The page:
How a street lost its ribald name (perhaps…)
According to the story… One day Mary Queen of Scots asked an innocent question. Following her all-too-brief marriage to Francis II, the Dauphin of France, the teenage queen consort, who had arrived speaking only her native Scot, was learning French and proved to be a quick study. At the time Francis II had been crowned King of France but, too young to rule, his mother the formidable Catherine de Medici became regent. The teenage queen consort was learning French and, always eager to expand her vocabulary, when she passed by this street in the 2nd arrondissement of Paris, which was then known as rue Tire-Boudin, asked what the name meant.
Cue much embarrassed coughing and shuffling of feet. Suffice it to say that the indelicate term apparently referred to a certain activity performed by practitioners of the oldest profession, who were known to conduct their business in this street. The first part, tire, is from the verb ‘to pull’; the second part… ahem… we’ll trust that you can fill in the blanks.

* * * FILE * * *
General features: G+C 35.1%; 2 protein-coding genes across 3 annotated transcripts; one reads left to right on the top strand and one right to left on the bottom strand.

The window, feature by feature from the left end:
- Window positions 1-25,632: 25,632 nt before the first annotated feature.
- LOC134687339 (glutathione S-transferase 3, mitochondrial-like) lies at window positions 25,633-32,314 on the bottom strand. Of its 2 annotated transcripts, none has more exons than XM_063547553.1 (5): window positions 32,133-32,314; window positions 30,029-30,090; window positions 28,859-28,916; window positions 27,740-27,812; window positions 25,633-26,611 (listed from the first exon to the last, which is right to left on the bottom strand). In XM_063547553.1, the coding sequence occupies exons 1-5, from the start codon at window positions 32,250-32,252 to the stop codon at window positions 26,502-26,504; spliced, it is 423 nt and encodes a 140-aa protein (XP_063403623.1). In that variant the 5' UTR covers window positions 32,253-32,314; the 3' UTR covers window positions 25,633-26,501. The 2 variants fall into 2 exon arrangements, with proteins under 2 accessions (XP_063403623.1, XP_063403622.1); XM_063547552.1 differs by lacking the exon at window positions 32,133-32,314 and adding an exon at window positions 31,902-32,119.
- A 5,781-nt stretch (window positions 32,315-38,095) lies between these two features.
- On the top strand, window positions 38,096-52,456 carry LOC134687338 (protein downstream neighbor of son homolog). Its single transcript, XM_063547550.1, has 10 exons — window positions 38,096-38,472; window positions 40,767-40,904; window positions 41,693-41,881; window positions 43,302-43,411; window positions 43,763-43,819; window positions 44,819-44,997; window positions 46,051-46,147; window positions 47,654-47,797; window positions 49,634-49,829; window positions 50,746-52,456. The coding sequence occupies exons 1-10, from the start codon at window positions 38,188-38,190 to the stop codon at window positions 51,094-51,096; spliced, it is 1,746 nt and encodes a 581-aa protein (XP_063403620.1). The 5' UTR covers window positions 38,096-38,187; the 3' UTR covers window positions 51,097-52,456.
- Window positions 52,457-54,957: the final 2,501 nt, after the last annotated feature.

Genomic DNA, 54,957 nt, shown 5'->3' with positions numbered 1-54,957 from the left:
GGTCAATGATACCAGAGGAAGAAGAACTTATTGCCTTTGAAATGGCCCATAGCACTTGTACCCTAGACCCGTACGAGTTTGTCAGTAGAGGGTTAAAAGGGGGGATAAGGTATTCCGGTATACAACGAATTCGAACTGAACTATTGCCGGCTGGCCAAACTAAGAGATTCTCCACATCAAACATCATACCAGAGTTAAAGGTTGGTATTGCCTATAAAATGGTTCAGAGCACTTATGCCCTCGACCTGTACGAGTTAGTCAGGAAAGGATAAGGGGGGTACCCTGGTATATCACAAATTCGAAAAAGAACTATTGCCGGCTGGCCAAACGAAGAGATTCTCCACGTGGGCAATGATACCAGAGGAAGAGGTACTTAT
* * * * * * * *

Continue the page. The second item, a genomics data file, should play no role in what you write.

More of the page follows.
No member of Mary’s entourage found the courage, or linguistic means, to explain to her the meaning of the street name, but that didn’t stop the anecdote from quickly making the rounds in court through the bouche-à-oreille grapevine.
The consensus among contemporary historians is that this story is entirely apocryphal, but why let the truth get in the way of a good story? Whichever the case, we do know that a decree in 1809 designated the street as rue Marie-Stuart, the name it retains to this day.
Read other installments in our “Read the Signs” series:
Read the Signs: Rue Crémieux in Paris
Read the Signs: Place de l’Europe- Simone Veil in Paris
Read the Signs: Boulevard Haussmann in Paris
Read the Signs: Rue du Chat qui Pêche in Paris
Read the Signs: Rue des Mauvais Garçons in Paris
Read the Signs: Avenue de Champagne
Read the Signs: Rue du Temple in Paris
Read the Signs: Rue Guy-Môquet in Paris
Read the Signs: Rue des Francs-Bourgeois in Paris
Read the Signs: Boulevard Diderot in Paris
From France Today magazine